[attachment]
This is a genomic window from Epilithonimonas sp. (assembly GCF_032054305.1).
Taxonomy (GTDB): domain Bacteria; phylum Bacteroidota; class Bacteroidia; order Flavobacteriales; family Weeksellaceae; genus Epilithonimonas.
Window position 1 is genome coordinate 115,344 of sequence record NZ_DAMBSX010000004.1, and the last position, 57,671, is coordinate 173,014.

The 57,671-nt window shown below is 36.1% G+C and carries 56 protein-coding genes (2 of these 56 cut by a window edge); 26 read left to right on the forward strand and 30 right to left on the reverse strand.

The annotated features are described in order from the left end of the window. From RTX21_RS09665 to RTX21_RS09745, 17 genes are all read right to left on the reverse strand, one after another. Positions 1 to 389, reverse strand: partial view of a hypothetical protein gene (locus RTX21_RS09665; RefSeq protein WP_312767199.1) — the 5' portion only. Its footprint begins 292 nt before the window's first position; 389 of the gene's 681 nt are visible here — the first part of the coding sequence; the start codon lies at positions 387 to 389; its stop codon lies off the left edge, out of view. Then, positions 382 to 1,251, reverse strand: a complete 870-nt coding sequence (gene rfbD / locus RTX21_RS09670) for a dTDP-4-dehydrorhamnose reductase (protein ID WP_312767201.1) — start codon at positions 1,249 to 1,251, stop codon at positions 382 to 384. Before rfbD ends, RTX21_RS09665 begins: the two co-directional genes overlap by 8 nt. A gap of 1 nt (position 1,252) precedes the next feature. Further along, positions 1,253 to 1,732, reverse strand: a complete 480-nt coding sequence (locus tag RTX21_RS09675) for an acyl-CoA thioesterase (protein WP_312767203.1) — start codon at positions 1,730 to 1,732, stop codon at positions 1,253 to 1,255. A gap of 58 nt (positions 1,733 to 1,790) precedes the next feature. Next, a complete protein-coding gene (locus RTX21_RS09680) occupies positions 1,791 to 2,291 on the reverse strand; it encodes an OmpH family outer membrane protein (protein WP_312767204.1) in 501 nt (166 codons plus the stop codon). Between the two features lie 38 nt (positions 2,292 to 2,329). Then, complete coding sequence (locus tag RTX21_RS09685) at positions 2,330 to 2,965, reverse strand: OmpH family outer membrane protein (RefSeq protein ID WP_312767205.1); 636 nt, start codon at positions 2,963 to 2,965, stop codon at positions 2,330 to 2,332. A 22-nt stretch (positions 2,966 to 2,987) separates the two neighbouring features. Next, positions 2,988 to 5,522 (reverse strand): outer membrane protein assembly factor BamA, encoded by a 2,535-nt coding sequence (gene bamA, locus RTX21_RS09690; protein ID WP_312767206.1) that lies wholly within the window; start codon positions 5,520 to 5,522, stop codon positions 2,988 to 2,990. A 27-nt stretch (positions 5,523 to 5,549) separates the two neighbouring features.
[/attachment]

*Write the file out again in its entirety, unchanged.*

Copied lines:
This is a genomic window from Epilithonimonas sp. (assembly GCF_032054305.1).
Taxonomy (GTDB): domain Bacteria; phylum Bacteroidota; class Bacteroidia; order Flavobacteriales; family Weeksellaceae; genus Epilithonimonas.
Window position 1 is genome coordinate 115,344 of sequence record NZ_DAMBSX010000004.1, and the last position, 57,671, is coordinate 173,014.

The 57,671-nt window shown below is 36.1% G+C and carries 56 protein-coding genes (2 of these 56 cut by a window edge); 26 read left to right on the forward strand and 30 right to left on the reverse strand.

The annotated features are described in order from the left end of the window. From RTX21_RS09665 to RTX21_RS09745, 17 genes are all read right to left on the reverse strand, one after another. Positions 1 to 389, reverse strand: partial view of a hypothetical protein gene (locus RTX21_RS09665; RefSeq protein WP_312767199.1) — the 5' portion only. Its footprint begins 292 nt before the window's first position; 389 of the gene's 681 nt are visible here — the first part of the coding sequence; the start codon lies at positions 387 to 389; its stop codon lies off the left edge, out of view. Then, positions 382 to 1,251, reverse strand: a complete 870-nt coding sequence (gene rfbD / locus RTX21_RS09670) for a dTDP-4-dehydrorhamnose reductase (protein ID WP_312767201.1) — start codon at positions 1,249 to 1,251, stop codon at positions 382 to 384. Before rfbD ends, RTX21_RS09665 begins: the two co-directional genes overlap by 8 nt. A gap of 1 nt (position 1,252) precedes the next feature. Further along, positions 1,253 to 1,732, reverse strand: a complete 480-nt coding sequence (locus tag RTX21_RS09675) for an acyl-CoA thioesterase (protein WP_312767203.1) — start codon at positions 1,730 to 1,732, stop codon at positions 1,253 to 1,255. A gap of 58 nt (positions 1,733 to 1,790) precedes the next feature. Next, a complete protein-coding gene (locus RTX21_RS09680) occupies positions 1,791 to 2,291 on the reverse strand; it encodes an OmpH family outer membrane protein (protein WP_312767204.1) in 501 nt (166 codons plus the stop codon). Between the two features lie 38 nt (positions 2,292 to 2,329). Then, complete coding sequence (locus tag RTX21_RS09685) at positions 2,330 to 2,965, reverse strand: OmpH family outer membrane protein (RefSeq protein ID WP_312767205.1); 636 nt, start codon at positions 2,963 to 2,965, stop codon at positions 2,330 to 2,332. A 22-nt stretch (positions 2,966 to 2,987) separates the two neighbouring features. Next, positions 2,988 to 5,522 (reverse strand): outer membrane protein assembly factor BamA, encoded by a 2,535-nt coding sequence (gene bamA, locus RTX21_RS09690; protein ID WP_312767206.1) that lies wholly within the window; start codon positions 5,520 to 5,522, stop codon positions 2,988 to 2,990. A 27-nt stretch (positions 5,523 to 5,549) separates the two neighbouring features.